17. Development of a frequency-domain electromagnetic scattering measurement system

    NASA Astrophysics Data System (ADS)

    Oh, Kenneth K.

    1993-12-01

    This thesis describes the development of a system for measuring frequency-domain scattered fields in the Transient Electromagnetic Scattering Range at the Naval Postgraduate School. The new system employs a stepped-frequency CW waveform and utilizes an HP-8510B network analyzer as an RF front-end and a coherent receiver. A pair of AEL H1498 antennas was installed to cover a frequency range of 2 GHz to 18 GHz. An HP-82300C BASIC Language Processor was installed on a COMPAQ Deskpro-386 PC, and an HP-BASIC program was developed for remote control of the HP-8510B with data acquisition over the HPIB bus. A post-processing algorithm was created using MatLab for background subtraction, calibration, and deconvolution. A set of RCS measurements was made using various size spheres, and the postprocessing outputs were compared to computed values. Good agreement between these measurements and computed data indicates excellent accuracy of the measurement system and valid operations of the postprocessing algorithm.

  18. Cerebral autoregulation in the preterm newborn using near-infrared spectroscopy: a comparison of time-domain and frequency-domain analyses

    NASA Astrophysics Data System (ADS)

    Eriksen, Vibeke R.; Hahn, Gitte H.; Greisen, Gorm

    2015-03-01

    The aim was to compare two conventional methods used to describe cerebral autoregulation (CA): frequency-domain analysis and time-domain analysis. We measured cerebral oxygenation (as a surrogate for cerebral blood flow) and mean arterial blood pressure (MAP) in 60 preterm infants. In the frequency domain, outcome variables were coherence and gain, whereas the cerebral oximetry index (COx) and the regression coefficient were the outcome variables in the time domain. Correlation between coherence and COx was poor. The disagreement between the two methods was due to the MAP and cerebral oxygenation signals being in counterphase in three cases. High gain and high coherence may arise spuriously when cerebral oxygenation decreases as MAP increases; hence, time-domain analysis appears to be a more robust-and simpler-method to describe CA.

  19. Simultaneous storage of medical images in the spatial and frequency domain: A comparative study

    PubMed Central

    Nayak, Jagadish; Bhat, P Subbanna; Acharya U, Rajendra; UC, Niranjan

    2004-01-01

    Background Digital watermarking is a technique of hiding specific identification data for copyright authentication. This technique is adapted here for interleaving patient information with medical images, to reduce storage and transmission overheads. Methods The patient information is encrypted before interleaving with images to ensure greater security. The bio-signals are compressed and subsequently interleaved with the image. This interleaving is carried out in the spatial domain and Frequency domain. The performance of interleaving in the spatial, Discrete Fourier Transform (DFT), Discrete Cosine Transform (DCT) and Discrete Wavelet Transform (DWT) coefficients is studied. Differential pulse code modulation (DPCM) is employed for data compression as well as encryption and results are tabulated for a specific example. Results It can be seen from results, the process does not affect the picture quality. This is attributed to the fact that the change in LSB of a pixel changes its brightness by 1 part in 256. Spatial and DFT domain interleaving gave very less %NRMSE as compared to DCT and DWT domain. Conclusion The Results show that spatial domain the interleaving, the %NRMSE was less than 0.25% for 8-bit encoded pixel intensity. Among the frequency domain interleaving methods, DFT was found to be very efficient. PMID:15180899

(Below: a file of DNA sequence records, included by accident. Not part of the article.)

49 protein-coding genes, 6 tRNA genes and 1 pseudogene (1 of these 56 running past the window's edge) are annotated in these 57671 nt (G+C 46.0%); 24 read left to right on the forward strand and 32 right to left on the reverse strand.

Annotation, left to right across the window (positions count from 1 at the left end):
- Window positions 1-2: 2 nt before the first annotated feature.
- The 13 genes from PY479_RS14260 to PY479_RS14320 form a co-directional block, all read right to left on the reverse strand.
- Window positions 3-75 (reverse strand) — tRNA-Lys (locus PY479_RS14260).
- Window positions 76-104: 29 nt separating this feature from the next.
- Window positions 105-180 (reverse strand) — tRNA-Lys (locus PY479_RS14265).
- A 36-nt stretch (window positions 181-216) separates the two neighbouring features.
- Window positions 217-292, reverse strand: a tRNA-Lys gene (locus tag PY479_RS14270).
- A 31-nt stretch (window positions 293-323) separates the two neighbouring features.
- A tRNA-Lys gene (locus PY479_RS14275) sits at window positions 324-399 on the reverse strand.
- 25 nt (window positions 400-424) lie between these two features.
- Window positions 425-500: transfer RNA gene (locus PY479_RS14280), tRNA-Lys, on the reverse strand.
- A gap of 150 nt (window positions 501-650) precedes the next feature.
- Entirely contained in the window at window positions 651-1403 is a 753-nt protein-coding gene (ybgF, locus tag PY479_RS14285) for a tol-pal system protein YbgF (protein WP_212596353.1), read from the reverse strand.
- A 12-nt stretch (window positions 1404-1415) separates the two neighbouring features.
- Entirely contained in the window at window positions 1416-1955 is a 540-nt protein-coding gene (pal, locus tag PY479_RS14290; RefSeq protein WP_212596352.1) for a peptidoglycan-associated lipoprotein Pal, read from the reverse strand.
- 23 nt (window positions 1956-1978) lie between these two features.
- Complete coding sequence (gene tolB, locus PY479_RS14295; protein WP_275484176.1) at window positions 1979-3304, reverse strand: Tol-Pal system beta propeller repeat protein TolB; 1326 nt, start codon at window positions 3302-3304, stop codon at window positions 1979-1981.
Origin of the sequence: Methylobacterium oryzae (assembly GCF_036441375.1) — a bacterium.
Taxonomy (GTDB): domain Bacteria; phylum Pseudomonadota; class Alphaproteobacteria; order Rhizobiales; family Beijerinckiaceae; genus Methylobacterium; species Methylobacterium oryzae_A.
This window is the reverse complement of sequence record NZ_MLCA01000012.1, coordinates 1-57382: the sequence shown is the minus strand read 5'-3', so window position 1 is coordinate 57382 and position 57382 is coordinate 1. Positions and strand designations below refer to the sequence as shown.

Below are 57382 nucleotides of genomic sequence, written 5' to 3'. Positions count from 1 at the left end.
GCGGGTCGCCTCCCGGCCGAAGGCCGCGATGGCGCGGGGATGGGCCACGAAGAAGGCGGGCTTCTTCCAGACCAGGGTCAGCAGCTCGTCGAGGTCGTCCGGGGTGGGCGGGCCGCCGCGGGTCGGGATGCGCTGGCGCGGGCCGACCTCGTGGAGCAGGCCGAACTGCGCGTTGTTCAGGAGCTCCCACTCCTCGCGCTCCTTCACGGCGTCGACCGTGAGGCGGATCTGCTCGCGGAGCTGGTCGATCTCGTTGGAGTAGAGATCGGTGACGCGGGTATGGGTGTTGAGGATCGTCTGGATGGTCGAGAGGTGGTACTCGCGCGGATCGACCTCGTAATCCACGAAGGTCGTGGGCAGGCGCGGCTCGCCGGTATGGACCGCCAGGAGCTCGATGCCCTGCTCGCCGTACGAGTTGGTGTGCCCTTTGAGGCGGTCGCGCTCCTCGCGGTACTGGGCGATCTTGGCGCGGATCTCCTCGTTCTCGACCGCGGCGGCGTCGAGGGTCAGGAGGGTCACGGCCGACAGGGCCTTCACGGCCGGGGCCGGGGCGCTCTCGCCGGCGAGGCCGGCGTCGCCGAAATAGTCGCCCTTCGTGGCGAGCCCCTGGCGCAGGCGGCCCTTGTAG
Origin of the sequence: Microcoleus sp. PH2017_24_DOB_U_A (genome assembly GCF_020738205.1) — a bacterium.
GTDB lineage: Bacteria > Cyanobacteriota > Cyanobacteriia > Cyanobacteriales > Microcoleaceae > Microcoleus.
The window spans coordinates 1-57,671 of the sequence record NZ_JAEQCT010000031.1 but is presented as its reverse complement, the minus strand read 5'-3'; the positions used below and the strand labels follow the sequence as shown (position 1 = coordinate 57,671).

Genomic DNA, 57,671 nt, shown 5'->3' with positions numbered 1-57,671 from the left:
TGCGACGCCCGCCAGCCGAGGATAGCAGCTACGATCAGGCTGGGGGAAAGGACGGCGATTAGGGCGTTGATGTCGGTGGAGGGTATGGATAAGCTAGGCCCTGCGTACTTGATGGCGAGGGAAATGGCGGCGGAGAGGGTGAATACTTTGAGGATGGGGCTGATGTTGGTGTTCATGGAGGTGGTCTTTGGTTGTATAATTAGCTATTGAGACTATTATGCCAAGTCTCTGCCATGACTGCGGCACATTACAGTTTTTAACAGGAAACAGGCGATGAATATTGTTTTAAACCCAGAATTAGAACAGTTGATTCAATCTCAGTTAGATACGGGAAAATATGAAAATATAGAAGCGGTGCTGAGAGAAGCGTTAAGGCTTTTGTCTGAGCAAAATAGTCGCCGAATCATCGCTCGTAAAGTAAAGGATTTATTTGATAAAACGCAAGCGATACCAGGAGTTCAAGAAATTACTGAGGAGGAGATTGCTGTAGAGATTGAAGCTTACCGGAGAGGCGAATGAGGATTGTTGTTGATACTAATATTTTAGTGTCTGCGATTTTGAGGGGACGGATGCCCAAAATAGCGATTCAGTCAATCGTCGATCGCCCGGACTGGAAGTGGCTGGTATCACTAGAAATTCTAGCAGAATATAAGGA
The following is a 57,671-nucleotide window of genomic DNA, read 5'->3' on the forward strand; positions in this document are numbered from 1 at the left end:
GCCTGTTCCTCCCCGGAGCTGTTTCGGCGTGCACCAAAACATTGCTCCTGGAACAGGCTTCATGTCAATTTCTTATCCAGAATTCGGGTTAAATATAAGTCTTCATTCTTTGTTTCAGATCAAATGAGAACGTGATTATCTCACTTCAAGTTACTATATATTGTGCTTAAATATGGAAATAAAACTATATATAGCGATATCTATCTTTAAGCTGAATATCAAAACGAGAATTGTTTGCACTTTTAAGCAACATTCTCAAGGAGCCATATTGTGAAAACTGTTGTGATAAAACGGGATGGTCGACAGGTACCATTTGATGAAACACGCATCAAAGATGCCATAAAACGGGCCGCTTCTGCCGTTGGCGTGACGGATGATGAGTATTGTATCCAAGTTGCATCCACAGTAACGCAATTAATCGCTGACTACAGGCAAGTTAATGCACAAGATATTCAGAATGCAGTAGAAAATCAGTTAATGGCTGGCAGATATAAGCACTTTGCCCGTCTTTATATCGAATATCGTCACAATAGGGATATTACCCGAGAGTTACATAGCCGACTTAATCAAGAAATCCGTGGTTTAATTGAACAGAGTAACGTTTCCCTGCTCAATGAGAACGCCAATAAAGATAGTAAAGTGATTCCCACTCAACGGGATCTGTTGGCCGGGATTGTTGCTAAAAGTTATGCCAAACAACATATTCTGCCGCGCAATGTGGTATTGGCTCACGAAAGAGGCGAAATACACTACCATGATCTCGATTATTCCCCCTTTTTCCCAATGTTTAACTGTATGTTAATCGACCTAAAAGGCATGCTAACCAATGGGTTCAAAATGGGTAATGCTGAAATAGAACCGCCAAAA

20. Optical Frequency Domain Visualization of Electron Beam Driven Plasma Wakefields

    NASA Astrophysics Data System (ADS)

    Zgadzaj, Rafal; Downer, M. C.; Muggli, Patric; Yakimenko, Vitaly; Babzien, Marcus; Kusche, Karl; Fedurin, Mikhail

    2010-11-01

    Beam-driven plasma wakefield accelerators (PWFA), such as the ``plasma afterburner,'' are a promising approach for significantly increasing the particle energies of conventional accelerators. The study and optimization of PWFA would benefit from an experimental correlation between the parameters of the drive bunch, the accelerated bunch and the corresponding, accelerating plasma wave structure. However, the plasma wave structure has not yet been observed directly in PWFA. We will report our current work on noninvasive optical Frequency Domain Interferometric (FDI) and Holographic (FDH) visualization of beam-driven plasma waves. Both techniques employ two laser pulses (probe and reference) co-propagating with the particle drive-beam and its plasma wake. The reference pulse precedes the drive bunch, while the probe overlaps the plasma wave and maps its longitudinal and transverse structure. The experiment is being developed at the BNL/ATF Linac to visualize wakes generated by two and multi-bunch drive beams.